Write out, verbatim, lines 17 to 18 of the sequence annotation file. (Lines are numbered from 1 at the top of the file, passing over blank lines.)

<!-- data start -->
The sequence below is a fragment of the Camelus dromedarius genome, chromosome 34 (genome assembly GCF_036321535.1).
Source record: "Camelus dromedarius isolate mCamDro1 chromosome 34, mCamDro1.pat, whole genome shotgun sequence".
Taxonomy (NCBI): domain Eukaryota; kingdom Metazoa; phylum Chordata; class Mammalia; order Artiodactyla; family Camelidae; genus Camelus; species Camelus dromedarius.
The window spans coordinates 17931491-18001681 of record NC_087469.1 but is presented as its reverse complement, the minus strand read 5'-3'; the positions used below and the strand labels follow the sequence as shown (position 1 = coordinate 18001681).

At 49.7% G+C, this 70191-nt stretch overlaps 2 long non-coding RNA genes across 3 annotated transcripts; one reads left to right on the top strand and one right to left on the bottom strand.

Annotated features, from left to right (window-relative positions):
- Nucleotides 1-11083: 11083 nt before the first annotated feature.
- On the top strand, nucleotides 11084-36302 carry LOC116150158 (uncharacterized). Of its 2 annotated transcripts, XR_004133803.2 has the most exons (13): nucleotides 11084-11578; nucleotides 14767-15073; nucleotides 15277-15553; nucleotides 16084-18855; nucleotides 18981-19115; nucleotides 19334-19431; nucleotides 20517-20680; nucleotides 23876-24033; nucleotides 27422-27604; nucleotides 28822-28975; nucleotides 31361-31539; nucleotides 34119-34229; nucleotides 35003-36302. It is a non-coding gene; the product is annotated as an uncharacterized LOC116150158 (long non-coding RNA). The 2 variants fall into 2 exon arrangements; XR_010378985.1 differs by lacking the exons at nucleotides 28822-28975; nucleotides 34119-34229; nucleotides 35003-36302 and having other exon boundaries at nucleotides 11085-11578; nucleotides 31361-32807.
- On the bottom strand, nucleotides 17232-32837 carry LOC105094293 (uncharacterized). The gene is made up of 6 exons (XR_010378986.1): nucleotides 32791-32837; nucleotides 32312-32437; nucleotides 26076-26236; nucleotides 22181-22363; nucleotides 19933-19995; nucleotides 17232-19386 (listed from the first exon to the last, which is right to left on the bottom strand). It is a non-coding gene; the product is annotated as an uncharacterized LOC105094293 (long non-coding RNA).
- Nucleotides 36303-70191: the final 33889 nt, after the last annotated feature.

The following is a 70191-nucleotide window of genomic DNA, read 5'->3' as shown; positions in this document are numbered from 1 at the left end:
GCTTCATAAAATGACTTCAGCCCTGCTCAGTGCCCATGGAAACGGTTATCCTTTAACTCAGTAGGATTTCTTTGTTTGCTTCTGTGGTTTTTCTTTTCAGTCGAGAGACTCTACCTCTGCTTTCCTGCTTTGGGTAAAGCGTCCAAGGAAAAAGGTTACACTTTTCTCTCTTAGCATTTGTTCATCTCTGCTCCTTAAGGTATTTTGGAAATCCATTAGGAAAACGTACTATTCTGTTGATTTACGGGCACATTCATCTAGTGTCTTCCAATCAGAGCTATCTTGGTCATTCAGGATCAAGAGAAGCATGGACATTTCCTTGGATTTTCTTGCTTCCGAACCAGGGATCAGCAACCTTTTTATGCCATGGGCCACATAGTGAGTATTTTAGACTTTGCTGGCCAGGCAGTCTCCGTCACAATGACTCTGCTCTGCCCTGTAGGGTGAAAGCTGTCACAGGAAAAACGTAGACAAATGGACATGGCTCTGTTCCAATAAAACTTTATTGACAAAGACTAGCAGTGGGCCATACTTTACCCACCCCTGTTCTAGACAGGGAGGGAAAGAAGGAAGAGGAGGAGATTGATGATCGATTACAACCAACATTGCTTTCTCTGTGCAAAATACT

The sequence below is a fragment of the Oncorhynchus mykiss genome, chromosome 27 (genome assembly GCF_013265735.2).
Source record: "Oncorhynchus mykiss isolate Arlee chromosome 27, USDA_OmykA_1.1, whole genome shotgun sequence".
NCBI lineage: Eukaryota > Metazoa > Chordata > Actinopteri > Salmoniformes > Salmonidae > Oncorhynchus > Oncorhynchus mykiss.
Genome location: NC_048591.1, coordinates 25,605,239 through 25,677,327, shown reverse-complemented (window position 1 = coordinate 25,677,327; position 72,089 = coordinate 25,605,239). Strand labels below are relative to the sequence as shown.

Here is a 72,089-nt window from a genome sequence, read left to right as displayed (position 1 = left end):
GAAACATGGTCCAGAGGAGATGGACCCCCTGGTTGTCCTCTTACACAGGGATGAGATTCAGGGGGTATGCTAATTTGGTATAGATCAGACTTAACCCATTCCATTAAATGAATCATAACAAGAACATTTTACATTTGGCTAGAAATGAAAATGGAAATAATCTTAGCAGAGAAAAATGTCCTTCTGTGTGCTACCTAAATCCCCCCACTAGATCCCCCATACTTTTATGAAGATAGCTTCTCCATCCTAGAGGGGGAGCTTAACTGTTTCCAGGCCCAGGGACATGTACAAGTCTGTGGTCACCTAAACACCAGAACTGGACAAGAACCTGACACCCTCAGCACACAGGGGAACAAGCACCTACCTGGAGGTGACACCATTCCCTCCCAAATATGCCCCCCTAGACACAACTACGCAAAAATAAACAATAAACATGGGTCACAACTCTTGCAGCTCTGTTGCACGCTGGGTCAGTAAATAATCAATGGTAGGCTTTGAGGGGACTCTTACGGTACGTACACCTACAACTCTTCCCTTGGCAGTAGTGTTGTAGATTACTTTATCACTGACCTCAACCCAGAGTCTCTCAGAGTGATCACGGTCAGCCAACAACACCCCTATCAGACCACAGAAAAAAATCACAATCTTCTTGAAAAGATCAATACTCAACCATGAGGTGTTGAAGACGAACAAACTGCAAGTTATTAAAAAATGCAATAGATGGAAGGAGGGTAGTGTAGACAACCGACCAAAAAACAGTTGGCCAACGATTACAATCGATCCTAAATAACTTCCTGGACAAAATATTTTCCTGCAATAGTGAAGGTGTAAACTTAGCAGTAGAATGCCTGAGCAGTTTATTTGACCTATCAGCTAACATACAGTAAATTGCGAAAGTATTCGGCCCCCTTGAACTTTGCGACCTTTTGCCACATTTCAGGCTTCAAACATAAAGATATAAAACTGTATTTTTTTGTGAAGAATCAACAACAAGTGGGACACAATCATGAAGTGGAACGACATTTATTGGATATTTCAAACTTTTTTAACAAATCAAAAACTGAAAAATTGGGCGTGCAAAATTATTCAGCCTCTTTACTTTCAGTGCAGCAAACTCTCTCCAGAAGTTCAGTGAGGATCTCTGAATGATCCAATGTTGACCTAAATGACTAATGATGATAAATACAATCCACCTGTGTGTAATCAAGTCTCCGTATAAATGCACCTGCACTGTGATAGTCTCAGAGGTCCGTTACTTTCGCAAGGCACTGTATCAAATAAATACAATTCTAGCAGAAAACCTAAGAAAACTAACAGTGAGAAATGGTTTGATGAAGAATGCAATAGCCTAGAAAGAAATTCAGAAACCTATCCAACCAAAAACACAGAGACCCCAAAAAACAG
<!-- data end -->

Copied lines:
Here is a 72,089-nt window from a genome sequence, read left to right as displayed (position 1 = left end):
GAAACATGGTCCAGAGGAGATGGACCCCCTGGTTGTCCTCTTACACAGGGATGAGATTCAGGGGGTATGCTAATTTGGTATAGATCAGACTTAACCCATTCCATTAAATGAATCATAACAAGAACATTTTACATTTGGCTAGAAATGAAAATGGAAATAATCTTAGCAGAGAAAAATGTCCTTCTGTGTGCTACCTAAATCCCCCCACTAGATCCCCCATACTTTTATGAAGATAGCTTCTCCATCCTAGAGGGGGAGCTTAACTGTTTCCAGGCCCAGGGACATGTACAAGTCTGTGGTCACCTAAACACCAGAACTGGACAAGAACCTGACACCCTCAGCACACAGGGGAACAAGCACCTACCTGGAGGTGACACCATTCCCTCCCAAATATGCCCCCCTAGACACAACTACGCAAAAATAAACAATAAACATGGGTCACAACTCTTGCAGCTCTGTTGCACGCTGGGTCAGTAAATAATCAATGGTAGGCTTTGAGGGGACTCTTACGGTACGTACACCTACAACTCTTCCCTTGGCAGTAGTGTTGTAGATTACTTTATCACTGACCTCAACCCAGAGTCTCTCAGAGTGATCACGGTCAGCCAACAACACCCCTATCAGACCACAGAAAAAAATCACAATCTTCTTGAAAAGATCAATACTCAACCATGAGGTGTTGAAGACGAACAAACTGCAAGTTATTAAAAAATGCAATAGATGGAAGGAGGGTAGTGTAGACAACCGACCAAAAAACAGTTGGCCAACGATTACAATCGATCCTAAATAACTTCCTGGACAAAATATTTTCCTGCAATAGTGAAGGTGTAAACTTAGCAGTAGAATGCCTGAGCAGTTTATTTGACCTATCAGCTAACATACAGTAAATTGCGAAAGTATTCGGCCCCCTTGAACTTTGCGACCTTTTGCCACATTTCAGGCTTCAAACATAAAGATATAAAACTGTATTTTTTTGTGAAGAATCAACAACAAGTGGGACACAATCATGAAGTGGAACGACATTTATTGGATATTTCAAACTTTTTTAACAAATCAAAAACTGAAAAATTGGGCGTGCAAAATTATTCAGCCTCTTTACTTTCAGTGCAGCAAACTCTCTCCAGAAGTTCAGTGAGGATCTCTGAATGATCCAATGTTGACCTAAATGACTAATGATGATAAATACAATCCACCTGTGTGTAATCAAGTCTCCGTATAAATGCACCTGCACTGTGATAGTCTCAGAGGTCCGTTACTTTCGCAAGGCACTGTATCAAATAAATACAATTCTAGCAGAAAACCTAAGAAAACTAACAGTGAGAAATGGTTTGATGAAGAATGCAATAGCCTAGAAAGAAATTCAGAAACCTATCCAACCAAAAACACAGAGACCCCAAAAAACAG